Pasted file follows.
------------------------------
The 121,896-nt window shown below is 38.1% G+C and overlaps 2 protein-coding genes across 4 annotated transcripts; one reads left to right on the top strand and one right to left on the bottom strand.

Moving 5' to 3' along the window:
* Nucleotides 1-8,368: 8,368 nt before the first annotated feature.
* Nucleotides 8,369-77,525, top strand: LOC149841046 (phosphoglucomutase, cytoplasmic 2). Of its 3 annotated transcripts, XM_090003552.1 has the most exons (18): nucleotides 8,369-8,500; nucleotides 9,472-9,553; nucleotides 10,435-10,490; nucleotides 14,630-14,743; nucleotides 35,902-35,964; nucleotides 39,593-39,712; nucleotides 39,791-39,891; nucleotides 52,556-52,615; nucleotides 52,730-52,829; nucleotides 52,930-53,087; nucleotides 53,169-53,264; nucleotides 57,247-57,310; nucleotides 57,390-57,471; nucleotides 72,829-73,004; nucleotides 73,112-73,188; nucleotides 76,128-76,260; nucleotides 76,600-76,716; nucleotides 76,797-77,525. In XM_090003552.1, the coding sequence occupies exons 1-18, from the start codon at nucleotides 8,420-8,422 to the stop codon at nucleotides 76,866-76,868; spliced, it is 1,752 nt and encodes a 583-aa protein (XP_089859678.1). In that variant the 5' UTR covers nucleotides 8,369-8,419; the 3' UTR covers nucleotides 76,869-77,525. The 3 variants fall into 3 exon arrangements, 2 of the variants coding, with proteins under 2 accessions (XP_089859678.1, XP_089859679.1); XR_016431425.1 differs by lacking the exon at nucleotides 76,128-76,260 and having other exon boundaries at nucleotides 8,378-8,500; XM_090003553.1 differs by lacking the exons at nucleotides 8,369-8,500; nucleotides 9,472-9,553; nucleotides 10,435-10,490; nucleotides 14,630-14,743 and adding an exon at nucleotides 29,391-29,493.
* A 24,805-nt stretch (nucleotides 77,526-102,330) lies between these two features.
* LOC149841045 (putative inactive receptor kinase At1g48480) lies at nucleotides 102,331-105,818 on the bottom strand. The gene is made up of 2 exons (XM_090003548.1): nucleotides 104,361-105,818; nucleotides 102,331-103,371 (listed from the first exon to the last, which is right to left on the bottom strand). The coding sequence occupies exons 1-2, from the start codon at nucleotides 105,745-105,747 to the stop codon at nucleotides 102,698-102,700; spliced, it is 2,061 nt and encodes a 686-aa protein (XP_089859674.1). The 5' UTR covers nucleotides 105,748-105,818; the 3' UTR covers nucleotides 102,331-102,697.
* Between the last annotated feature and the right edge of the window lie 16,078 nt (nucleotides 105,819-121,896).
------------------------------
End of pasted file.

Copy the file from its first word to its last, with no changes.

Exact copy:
The 121,896-nt window shown below is 38.1% G+C and overlaps 2 protein-coding genes across 4 annotated transcripts; one reads left to right on the top strand and one right to left on the bottom strand.

Moving 5' to 3' along the window:
* Nucleotides 1-8,368: 8,368 nt before the first annotated feature.
* Nucleotides 8,369-77,525, top strand: LOC149841046 (phosphoglucomutase, cytoplasmic 2). Of its 3 annotated transcripts, XM_090003552.1 has the most exons (18): nucleotides 8,369-8,500; nucleotides 9,472-9,553; nucleotides 10,435-10,490; nucleotides 14,630-14,743; nucleotides 35,902-35,964; nucleotides 39,593-39,712; nucleotides 39,791-39,891; nucleotides 52,556-52,615; nucleotides 52,730-52,829; nucleotides 52,930-53,087; nucleotides 53,169-53,264; nucleotides 57,247-57,310; nucleotides 57,390-57,471; nucleotides 72,829-73,004; nucleotides 73,112-73,188; nucleotides 76,128-76,260; nucleotides 76,600-76,716; nucleotides 76,797-77,525. In XM_090003552.1, the coding sequence occupies exons 1-18, from the start codon at nucleotides 8,420-8,422 to the stop codon at nucleotides 76,866-76,868; spliced, it is 1,752 nt and encodes a 583-aa protein (XP_089859678.1). In that variant the 5' UTR covers nucleotides 8,369-8,419; the 3' UTR covers nucleotides 76,869-77,525. The 3 variants fall into 3 exon arrangements, 2 of the variants coding, with proteins under 2 accessions (XP_089859678.1, XP_089859679.1); XR_016431425.1 differs by lacking the exon at nucleotides 76,128-76,260 and having other exon boundaries at nucleotides 8,378-8,500; XM_090003553.1 differs by lacking the exons at nucleotides 8,369-8,500; nucleotides 9,472-9,553; nucleotides 10,435-10,490; nucleotides 14,630-14,743 and adding an exon at nucleotides 29,391-29,493.
* A 24,805-nt stretch (nucleotides 77,526-102,330) lies between these two features.
* LOC149841045 (putative inactive receptor kinase At1g48480) lies at nucleotides 102,331-105,818 on the bottom strand. The gene is made up of 2 exons (XM_090003548.1): nucleotides 104,361-105,818; nucleotides 102,331-103,371 (listed from the first exon to the last, which is right to left on the bottom strand). The coding sequence occupies exons 1-2, from the start codon at nucleotides 105,745-105,747 to the stop codon at nucleotides 102,698-102,700; spliced, it is 2,061 nt and encodes a 686-aa protein (XP_089859674.1). The 5' UTR covers nucleotides 105,748-105,818; the 3' UTR covers nucleotides 102,331-102,697.
* Between the last annotated feature and the right edge of the window lie 16,078 nt (nucleotides 105,819-121,896).